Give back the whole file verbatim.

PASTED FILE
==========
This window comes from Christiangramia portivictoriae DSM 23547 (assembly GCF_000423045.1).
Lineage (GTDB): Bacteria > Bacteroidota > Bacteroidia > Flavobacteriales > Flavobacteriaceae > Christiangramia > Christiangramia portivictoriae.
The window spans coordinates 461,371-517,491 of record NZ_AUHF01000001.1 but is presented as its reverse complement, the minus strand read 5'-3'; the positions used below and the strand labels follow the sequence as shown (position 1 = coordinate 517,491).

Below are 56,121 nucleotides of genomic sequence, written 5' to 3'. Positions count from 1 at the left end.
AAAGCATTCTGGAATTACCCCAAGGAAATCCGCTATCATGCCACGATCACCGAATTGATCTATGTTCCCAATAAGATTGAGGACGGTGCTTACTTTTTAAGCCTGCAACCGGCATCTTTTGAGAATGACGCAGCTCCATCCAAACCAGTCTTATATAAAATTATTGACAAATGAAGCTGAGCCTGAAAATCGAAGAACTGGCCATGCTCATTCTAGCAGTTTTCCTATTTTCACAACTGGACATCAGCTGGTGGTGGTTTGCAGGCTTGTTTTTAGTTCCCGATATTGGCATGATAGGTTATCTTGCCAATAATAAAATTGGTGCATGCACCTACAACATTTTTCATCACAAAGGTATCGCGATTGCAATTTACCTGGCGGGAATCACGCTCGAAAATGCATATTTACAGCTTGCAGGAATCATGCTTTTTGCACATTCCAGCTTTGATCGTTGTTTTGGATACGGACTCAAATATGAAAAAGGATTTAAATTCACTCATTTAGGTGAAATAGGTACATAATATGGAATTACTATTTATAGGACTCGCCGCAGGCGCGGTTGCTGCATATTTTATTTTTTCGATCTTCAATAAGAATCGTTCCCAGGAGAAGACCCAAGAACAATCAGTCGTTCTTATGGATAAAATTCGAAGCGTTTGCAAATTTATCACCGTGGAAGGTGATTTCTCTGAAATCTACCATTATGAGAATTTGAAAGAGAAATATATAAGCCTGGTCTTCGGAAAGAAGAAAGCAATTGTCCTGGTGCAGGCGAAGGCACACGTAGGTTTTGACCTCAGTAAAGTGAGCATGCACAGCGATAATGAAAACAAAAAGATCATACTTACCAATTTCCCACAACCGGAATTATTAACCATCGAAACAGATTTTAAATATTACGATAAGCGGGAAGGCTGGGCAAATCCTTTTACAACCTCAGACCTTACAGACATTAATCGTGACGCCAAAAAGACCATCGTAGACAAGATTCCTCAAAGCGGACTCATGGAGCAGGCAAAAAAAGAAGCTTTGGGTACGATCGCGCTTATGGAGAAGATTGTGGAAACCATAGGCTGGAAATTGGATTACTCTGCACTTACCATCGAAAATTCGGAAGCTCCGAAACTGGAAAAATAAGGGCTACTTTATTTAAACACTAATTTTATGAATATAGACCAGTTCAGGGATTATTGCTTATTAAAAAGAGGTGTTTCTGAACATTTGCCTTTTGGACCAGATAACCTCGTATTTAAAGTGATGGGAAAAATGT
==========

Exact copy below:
This window comes from Christiangramia portivictoriae DSM 23547 (assembly GCF_000423045.1).
Lineage (GTDB): Bacteria > Bacteroidota > Bacteroidia > Flavobacteriales > Flavobacteriaceae > Christiangramia > Christiangramia portivictoriae.
The window spans coordinates 461,371-517,491 of record NZ_AUHF01000001.1 but is presented as its reverse complement, the minus strand read 5'-3'; the positions used below and the strand labels follow the sequence as shown (position 1 = coordinate 517,491).

Below are 56,121 nucleotides of genomic sequence, written 5' to 3'. Positions count from 1 at the left end.
AAAGCATTCTGGAATTACCCCAAGGAAATCCGCTATCATGCCACGATCACCGAATTGATCTATGTTCCCAATAAGATTGAGGACGGTGCTTACTTTTTAAGCCTGCAACCGGCATCTTTTGAGAATGACGCAGCTCCATCCAAACCAGTCTTATATAAAATTATTGACAAATGAAGCTGAGCCTGAAAATCGAAGAACTGGCCATGCTCATTCTAGCAGTTTTCCTATTTTCACAACTGGACATCAGCTGGTGGTGGTTTGCAGGCTTGTTTTTAGTTCCCGATATTGGCATGATAGGTTATCTTGCCAATAATAAAATTGGTGCATGCACCTACAACATTTTTCATCACAAAGGTATCGCGATTGCAATTTACCTGGCGGGAATCACGCTCGAAAATGCATATTTACAGCTTGCAGGAATCATGCTTTTTGCACATTCCAGCTTTGATCGTTGTTTTGGATACGGACTCAAATATGAAAAAGGATTTAAATTCACTCATTTAGGTGAAATAGGTACATAATATGGAATTACTATTTATAGGACTCGCCGCAGGCGCGGTTGCTGCATATTTTATTTTTTCGATCTTCAATAAGAATCGTTCCCAGGAGAAGACCCAAGAACAATCAGTCGTTCTTATGGATAAAATTCGAAGCGTTTGCAAATTTATCACCGTGGAAGGTGATTTCTCTGAAATCTACCATTATGAGAATTTGAAAGAGAAATATATAAGCCTGGTCTTCGGAAAGAAGAAAGCAATTGTCCTGGTGCAGGCGAAGGCACACGTAGGTTTTGACCTCAGTAAAGTGAGCATGCACAGCGATAATGAAAACAAAAAGATCATACTTACCAATTTCCCACAACCGGAATTATTAACCATCGAAACAGATTTTAAATATTACGATAAGCGGGAAGGCTGGGCAAATCCTTTTACAACCTCAGACCTTACAGACATTAATCGTGACGCCAAAAAGACCATCGTAGACAAGATTCCTCAAAGCGGACTCATGGAGCAGGCAAAAAAAGAAGCTTTGGGTACGATCGCGCTTATGGAGAAGATTGTGGAAACCATAGGCTGGAAATTGGATTACTCTGCACTTACCATCGAAAATTCGGAAGCTCCGAAACTGGAAAAATAAGGGCTACTTTATTTAAACACTAATTTTATGAATATAGACCAGTTCAGGGATTATTGCTTATTAAAAAGAGGTGTTTCTGAACATTTGCCTTTTGGACCAGATAACCTCGTATTTAAAGTGATGGGAAAAATGT